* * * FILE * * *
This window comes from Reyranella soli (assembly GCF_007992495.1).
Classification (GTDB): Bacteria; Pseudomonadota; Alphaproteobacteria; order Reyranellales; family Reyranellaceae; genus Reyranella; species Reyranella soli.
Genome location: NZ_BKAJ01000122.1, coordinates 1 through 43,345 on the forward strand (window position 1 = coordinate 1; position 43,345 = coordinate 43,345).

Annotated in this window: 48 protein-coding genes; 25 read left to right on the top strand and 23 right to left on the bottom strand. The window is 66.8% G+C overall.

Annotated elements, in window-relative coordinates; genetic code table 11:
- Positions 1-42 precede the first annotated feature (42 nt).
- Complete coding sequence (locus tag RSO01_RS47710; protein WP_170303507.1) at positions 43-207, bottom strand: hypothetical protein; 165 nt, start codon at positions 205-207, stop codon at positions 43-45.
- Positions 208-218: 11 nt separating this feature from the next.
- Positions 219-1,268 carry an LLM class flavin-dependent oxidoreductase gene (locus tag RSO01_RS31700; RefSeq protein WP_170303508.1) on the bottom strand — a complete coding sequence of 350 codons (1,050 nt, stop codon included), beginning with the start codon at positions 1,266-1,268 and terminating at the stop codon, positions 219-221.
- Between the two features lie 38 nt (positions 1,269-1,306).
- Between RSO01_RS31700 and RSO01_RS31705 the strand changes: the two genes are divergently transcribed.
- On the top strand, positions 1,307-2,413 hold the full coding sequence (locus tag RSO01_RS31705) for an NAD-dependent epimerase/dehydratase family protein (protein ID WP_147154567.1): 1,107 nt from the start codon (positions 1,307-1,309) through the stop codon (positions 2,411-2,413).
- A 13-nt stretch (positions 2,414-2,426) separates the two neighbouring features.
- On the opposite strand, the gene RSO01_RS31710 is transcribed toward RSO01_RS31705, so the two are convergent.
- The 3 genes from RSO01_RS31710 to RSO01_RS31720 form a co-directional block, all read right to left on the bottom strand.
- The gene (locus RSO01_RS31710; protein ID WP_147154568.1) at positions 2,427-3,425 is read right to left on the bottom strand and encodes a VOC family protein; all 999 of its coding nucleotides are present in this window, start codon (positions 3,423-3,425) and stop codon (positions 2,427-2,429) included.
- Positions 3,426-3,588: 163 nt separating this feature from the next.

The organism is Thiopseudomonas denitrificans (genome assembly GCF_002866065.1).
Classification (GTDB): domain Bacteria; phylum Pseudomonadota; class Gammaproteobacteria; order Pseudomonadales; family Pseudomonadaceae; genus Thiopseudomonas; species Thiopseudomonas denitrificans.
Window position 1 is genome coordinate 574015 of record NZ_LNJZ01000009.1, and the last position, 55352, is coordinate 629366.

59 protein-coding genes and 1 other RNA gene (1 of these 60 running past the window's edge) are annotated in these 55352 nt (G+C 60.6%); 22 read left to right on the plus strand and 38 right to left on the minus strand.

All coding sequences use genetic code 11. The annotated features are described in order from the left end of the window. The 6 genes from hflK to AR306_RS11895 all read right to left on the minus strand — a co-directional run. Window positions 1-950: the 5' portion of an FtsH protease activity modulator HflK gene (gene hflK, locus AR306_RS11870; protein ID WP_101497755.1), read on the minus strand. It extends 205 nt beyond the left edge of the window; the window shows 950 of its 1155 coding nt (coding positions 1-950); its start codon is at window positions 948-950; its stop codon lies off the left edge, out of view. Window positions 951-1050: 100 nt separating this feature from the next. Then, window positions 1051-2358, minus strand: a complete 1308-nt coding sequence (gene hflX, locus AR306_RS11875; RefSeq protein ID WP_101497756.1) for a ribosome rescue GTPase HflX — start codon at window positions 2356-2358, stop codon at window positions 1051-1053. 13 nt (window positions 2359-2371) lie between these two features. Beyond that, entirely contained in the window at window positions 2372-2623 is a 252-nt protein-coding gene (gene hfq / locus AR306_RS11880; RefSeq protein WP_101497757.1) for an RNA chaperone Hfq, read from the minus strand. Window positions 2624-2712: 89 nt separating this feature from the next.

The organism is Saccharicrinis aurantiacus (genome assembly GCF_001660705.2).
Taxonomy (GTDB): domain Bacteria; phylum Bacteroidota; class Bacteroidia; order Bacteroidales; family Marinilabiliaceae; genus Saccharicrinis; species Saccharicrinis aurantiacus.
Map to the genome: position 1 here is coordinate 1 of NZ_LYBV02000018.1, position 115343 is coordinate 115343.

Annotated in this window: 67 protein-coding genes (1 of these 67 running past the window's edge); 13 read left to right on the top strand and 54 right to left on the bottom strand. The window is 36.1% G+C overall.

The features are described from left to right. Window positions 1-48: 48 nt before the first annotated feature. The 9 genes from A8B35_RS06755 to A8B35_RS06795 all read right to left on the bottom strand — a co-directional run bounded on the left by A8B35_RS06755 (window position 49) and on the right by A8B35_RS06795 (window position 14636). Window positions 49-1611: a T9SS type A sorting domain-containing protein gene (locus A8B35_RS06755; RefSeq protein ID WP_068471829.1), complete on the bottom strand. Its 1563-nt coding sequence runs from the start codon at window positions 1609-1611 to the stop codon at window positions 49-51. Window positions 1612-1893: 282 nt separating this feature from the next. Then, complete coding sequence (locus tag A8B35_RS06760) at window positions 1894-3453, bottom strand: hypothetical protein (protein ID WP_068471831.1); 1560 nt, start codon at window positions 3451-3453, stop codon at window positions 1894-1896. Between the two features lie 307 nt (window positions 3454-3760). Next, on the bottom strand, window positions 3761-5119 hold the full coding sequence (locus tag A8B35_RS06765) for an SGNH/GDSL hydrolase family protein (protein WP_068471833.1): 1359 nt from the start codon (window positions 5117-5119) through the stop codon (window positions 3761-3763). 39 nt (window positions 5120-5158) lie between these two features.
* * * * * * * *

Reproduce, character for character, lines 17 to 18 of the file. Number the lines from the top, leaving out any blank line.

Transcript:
- Positions 3,426-3,588: 163 nt separating this feature from the next.

The organism is Thiopseudomonas denitrificans (genome assembly GCF_002866065.1).